December 03, 2007
President Concedes Defeat in 51-49 Vote
CARACAS, Venezuela, Dec. 3 -- Venezuelan voters delivered a stinging defeat to President Hugo Chávez on Sunday, blocking proposed constitutional changes that would have given him political supremacy and accelerated the transformation of this oil-rich country into a socialist state.
Hours after the final ballots were cast, the National Electoral Council announced at 1:15 a.m. local time Monday that voters, by a margin of 51 to 49 percent, had rejected 69 reforms to the 1999 constitution. The modifications would have permitted the president to stand for reelection indefinitely, appoint governors to provinces he would create and control Venezuela's sizable foreign reserves.
Chávez immediately went on national television and conceded before a roomful of government allies and other supporters. "I thank you and I congratulate you," Chávez said calmly, directing his comments to his foes. "I recognize the decision a people have made." Chávez admitted, though, that he had found himself in a quandary on Sunday night as votes were being tallied, because the vote was so close. But he said that with nearly 90 percent of 9 million ballots counted, it became clear that his opponents' victory was irreversible. "I came out of the dilemma," he said, "and I am calm."
The victory for the "No" vote represents the first electoral setback for Chávez, 53, a former lieutenant colonel who won the presidency in a 1998 landslide and, until now, had trounced his opponents in one referendum and presidential election after another. Political analysts had said last week that the populist leader had lost standing this year after implementing unpopular policies, such as canceling a television station's broadcast license and displaying increasingly erratic behavior in verbal spats with foreign leaders.
Chávez had campaigned furiously in recent days after polls showed that Venezuelans would reject the reforms. But he faced an eclectic and widespread opposition that included university students, Roman Catholic leaders and human rights groups.
Particularly damaging to the government was the defection of several longtime allies, including the former defense minister, Raúl Baduel, and the head of an influential, pro-Chávez party, Ismael García. Pollsters said that gave the "No" vote undeniable momentum late last month.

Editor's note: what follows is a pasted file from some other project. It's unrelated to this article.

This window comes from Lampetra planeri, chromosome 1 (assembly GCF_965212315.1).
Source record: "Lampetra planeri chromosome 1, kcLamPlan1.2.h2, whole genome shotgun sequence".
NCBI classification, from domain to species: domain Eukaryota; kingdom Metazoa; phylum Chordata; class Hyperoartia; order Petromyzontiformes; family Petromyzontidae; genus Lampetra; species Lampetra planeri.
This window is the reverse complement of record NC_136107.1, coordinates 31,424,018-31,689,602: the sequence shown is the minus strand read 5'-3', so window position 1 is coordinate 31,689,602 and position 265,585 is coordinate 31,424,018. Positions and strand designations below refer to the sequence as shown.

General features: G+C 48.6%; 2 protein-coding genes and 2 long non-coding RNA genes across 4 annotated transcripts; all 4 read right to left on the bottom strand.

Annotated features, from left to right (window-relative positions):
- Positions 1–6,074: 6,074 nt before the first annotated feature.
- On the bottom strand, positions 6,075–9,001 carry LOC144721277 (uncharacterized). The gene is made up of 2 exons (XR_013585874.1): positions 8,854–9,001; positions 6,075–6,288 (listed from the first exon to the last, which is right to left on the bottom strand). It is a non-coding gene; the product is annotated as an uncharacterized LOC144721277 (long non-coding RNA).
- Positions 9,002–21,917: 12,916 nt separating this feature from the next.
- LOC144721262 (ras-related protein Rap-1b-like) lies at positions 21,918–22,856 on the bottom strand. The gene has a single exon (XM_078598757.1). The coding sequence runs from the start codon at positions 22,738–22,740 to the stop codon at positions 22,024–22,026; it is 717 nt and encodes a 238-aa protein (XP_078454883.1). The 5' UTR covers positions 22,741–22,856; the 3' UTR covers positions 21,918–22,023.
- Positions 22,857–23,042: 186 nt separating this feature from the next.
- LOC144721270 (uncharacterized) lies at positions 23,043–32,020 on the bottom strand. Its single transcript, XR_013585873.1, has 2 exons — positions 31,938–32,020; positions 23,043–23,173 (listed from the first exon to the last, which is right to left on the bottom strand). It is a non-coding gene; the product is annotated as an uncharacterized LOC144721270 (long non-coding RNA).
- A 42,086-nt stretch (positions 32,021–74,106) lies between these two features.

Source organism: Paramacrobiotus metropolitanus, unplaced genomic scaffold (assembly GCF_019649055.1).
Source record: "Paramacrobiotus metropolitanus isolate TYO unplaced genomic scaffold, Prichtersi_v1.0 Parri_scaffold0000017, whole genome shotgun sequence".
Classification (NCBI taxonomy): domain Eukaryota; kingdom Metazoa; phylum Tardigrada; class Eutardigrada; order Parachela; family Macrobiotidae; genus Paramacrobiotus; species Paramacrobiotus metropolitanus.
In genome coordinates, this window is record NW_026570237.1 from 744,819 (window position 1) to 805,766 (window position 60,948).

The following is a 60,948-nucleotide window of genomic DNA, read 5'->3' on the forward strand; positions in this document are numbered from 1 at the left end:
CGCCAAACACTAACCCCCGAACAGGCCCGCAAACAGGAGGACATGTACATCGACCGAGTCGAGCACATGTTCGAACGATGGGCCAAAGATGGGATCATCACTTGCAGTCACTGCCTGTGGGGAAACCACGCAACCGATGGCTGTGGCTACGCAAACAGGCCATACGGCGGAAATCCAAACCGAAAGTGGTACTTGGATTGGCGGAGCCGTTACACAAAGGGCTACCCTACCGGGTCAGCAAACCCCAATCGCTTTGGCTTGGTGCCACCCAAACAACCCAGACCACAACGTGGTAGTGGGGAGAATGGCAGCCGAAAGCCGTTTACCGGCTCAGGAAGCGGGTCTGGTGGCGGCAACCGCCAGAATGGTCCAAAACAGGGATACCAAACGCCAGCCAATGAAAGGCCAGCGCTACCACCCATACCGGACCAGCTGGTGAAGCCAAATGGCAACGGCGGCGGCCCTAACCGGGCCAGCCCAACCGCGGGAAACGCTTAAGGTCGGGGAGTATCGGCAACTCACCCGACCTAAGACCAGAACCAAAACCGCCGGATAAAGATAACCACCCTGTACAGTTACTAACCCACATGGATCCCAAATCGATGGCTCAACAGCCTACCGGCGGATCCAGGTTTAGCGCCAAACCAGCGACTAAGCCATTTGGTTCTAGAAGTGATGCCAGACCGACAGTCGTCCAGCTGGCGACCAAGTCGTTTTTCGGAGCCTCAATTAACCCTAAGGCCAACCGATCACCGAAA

"People who have been with Chávez do not support the reform," said Elixio Fusil, who lives in a pro-Chávez district in western Caracas and voted against the reforms. "He wants a blank check, and that's impossible. We're not stupid like he thinks. It's that simple. There are conscious, thinking people here, too."
The referendum capped a whirlwind year for Chávez, who won a second six-year term with 63 percent of the vote last December and promptly announced he would radicalize what he calls his Bolivarian revolution. He nationalized electric and telephone utilities, wrested the huge oil sector from ExxonMobil and other corporations, cancelled the concession for RCTV, a stridently anti-government station, and oversaw an expanding state presence in the economy.
Chávez also moved on his constitutional changes, announcing in a speech in January that he would seek an amendment that would permit him to run for office indefinitely. On a late-night talk show on state television in recent days, he said he needed more time to consolidate broad socioeconomic changes in Venezuela.
"Four or five years are not enough," he said. "I've just done the basic course."
Venezuelan voters, though, did not want to give Chávez more time beyond the five years he has left on his six-year term.
"Today I think people are voting for democracy, voting for balance, for a process of checks and balances," said Oscar Arnal, an international studies professor who voted against the reforms.
After voting against the proposals, Vanesa Serfaty, a teacher, said, "I don't like indefinite reelection. A person cannot be in power so much time. Obviously, they get obsessed with that power."